Tag Archives: US occupation of Iraq

“Talk to an Iraqi” (This American Life)

This American Life, “Talk to an Iraqi,” Part I:

This American Life, “Talk to an Iraqi,” Part II:

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Obama: Stop Torturing Bradley Manning!

http://www.avaaz.org/en/bradley_manning/?vl

Dear friends,

Right now, Wikileaks whistleblower Bradley Manning is being tortured in a US military prison. Manning is subjected to utter isolation that can drive many people insane, with short periods each day where he is stripped naked and abused by jeering inmates.

Manning is awaiting trial for releasing secret military documents to Wikileaks – including a video of US soldiers massacring Iraqi civilians. And his brutal treatment appears to be part of an intimidation campaign to silence whistleblowers and crack down on Wikileaks. The US government is split on this issue, with diplomats publicly criticizing the military for Manning’s treatment, but President Obama has stood aside so far.

Obama cares about the US’s global reputation – we need to show him that it’s at stake here. Let’s build a massive global call to the US government to stop torturing Manning and uphold the law. Sign the petition below – our message will be delivered through hard-hitting ads and actions in Washington DC as soon as we reach 250,000 signatures:

http://www.avaaz.org/en/bradley_manning/?vl

On paper the United States opposes torture. The US Constitution forbids “cruel and unusual punishment”. And, along with almost a hundred other countries, the US has signed an international convention promising to treat all prisoners “with humanity and with respect for the inherent dignity of the human person.” But today, Bradley Manning is utterly isolated in a cell without sheets, not allowed to exercise and is being subjected to brutal humiliation that is causing serious mental harm. This violates US and international law.

Bradley is being held under ‘prevention of injury’ status despite 16 reports from military mental health professionals that he should be removed from these severe conditions. His lawyers are trying to enforce his basic Constitutional and international human rights in court, but so far the military tribunal responsible for Bradley’s fate has ignored his suffering.

There has been a crack down on Wikileaks since the explosive revelations of US military crimes in Afghanistan and Iraq. Many speculate that this brutal pressure on Bradley is intended to force him to implicate WikiLeaks founder Julian Assange. But Obama promised Americans and the world that he would protect, not persecute, whistleblowers:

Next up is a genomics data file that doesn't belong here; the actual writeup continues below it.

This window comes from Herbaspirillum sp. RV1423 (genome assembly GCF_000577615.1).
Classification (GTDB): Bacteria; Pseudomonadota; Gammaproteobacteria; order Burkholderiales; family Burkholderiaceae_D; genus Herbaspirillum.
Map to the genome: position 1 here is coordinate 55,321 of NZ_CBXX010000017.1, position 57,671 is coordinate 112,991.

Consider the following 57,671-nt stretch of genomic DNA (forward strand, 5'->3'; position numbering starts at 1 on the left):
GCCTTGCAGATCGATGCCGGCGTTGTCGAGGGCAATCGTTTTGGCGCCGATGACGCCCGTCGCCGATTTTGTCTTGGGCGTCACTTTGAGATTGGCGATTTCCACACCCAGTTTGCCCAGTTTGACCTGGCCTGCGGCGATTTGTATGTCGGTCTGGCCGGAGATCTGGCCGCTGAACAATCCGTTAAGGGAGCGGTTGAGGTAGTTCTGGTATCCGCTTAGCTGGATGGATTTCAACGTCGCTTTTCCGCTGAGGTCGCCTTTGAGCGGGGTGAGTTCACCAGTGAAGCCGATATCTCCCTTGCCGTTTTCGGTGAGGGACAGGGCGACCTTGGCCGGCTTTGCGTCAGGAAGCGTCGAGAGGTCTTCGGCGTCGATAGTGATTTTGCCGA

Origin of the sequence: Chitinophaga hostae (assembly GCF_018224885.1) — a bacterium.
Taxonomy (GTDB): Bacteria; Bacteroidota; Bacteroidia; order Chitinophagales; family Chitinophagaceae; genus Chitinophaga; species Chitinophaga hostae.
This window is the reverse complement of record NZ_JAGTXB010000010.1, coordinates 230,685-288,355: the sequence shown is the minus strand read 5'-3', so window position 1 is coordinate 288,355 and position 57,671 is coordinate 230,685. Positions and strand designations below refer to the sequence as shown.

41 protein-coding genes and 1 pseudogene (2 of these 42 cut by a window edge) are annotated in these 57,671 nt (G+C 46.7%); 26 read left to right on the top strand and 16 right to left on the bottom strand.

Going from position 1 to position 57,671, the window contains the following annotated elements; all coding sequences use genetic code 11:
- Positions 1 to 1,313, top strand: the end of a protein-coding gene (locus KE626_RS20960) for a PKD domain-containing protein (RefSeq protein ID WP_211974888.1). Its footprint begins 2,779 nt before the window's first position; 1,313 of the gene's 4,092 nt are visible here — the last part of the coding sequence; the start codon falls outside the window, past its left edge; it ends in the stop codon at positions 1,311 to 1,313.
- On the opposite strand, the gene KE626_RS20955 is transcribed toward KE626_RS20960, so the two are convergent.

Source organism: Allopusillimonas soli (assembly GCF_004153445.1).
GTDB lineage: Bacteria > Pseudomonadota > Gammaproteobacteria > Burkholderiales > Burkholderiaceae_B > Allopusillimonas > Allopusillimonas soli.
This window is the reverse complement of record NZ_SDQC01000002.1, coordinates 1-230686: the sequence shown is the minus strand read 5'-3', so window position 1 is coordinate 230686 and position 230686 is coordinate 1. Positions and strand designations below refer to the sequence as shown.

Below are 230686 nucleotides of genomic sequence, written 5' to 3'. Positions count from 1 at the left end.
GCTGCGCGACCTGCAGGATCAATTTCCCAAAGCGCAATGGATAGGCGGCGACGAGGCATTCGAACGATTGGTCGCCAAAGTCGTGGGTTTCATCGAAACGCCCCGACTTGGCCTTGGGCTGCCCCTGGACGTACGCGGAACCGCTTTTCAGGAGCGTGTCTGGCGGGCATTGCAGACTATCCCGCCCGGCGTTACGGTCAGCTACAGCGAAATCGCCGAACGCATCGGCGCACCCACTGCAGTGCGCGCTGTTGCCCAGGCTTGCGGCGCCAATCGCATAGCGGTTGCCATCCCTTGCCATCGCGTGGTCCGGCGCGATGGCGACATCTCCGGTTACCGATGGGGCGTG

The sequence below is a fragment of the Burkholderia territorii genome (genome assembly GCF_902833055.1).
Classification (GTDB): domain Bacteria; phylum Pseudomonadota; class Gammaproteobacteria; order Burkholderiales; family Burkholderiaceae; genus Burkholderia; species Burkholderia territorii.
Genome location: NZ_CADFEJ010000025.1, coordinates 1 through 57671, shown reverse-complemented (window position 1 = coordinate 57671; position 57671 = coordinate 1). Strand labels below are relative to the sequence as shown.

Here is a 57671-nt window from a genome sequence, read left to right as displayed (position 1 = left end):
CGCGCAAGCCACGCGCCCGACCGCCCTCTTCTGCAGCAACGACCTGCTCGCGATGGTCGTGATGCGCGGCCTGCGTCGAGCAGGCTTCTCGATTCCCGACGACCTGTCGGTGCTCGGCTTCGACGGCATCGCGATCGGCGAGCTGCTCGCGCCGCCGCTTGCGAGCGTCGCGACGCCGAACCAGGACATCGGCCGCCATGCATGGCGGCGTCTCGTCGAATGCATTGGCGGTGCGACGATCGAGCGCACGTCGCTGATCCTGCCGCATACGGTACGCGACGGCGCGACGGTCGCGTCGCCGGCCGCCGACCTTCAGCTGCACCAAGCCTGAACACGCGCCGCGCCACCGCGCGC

“Often the best source of information about waste, fraud, and abuse in government is an existing government employee committed to public integrity and willing to speak out. Such acts of courage and patriotism, which can sometimes save lives and often save taxpayer dollars, should be encouraged rather than stifled.”

Bradley’s cruel treatment does the opposite and sends a chilling message to others who may want to expose important information. Let’s act quickly to put massive international pressure on the United States government to honor its commitment to human rights and the protection of whistleblowers and end the shockingly cruel treatment of their own citizen. Sign the petition below:

http://www.avaaz.org/en/bradley_manning/?vl

Bradley Manning claims he is a patriot and has admitted to releasing information that he felt the world had a right to know. While reasonable people can disagree about the approach of Wikileaks and the the rights or wrongs of those who delivered information to them, the illegal torture of Bradley Manning, who has yet to receive a fair trial or be convicted of any crime, is a shameful violation of human rights and human dignity.

With hope and determination,

Emma, Ricken, Pascal, Janet and the rest of the Avaaz team

Sources:

Check out Obama’s statement on the importance of whistleblowing released on his official website http://change.gov/agenda/ethics_agenda/

PJ Crowley resigns over Bradley Manning remarks, The Guardian

http://www.guardian.co.uk/world/2011/mar/13/pj-crowley-resigns-bradley-manning-remarks

Soldier’s inhumane imprisonment, LA Times

http://articles.latimes.com/2011/jan/10/opinion/la-ed-manning-20110110

US: Explain Conditions of Bradley Manning’s Confinement, Human Rights Watch

http://www.hrw.org/en/news/2011/03/16/us-explain-conditions-bradley-manning-s-confinement

Stripped naked every night, Bradley Manning tells of prison ordeal, The Guardian

http://www.guardian.co.uk/world/2011/mar/11/stripped-naked-bradley-manning-prison

WikiLeakers and Whistle-Blowers: Obama’s Hard Line, Time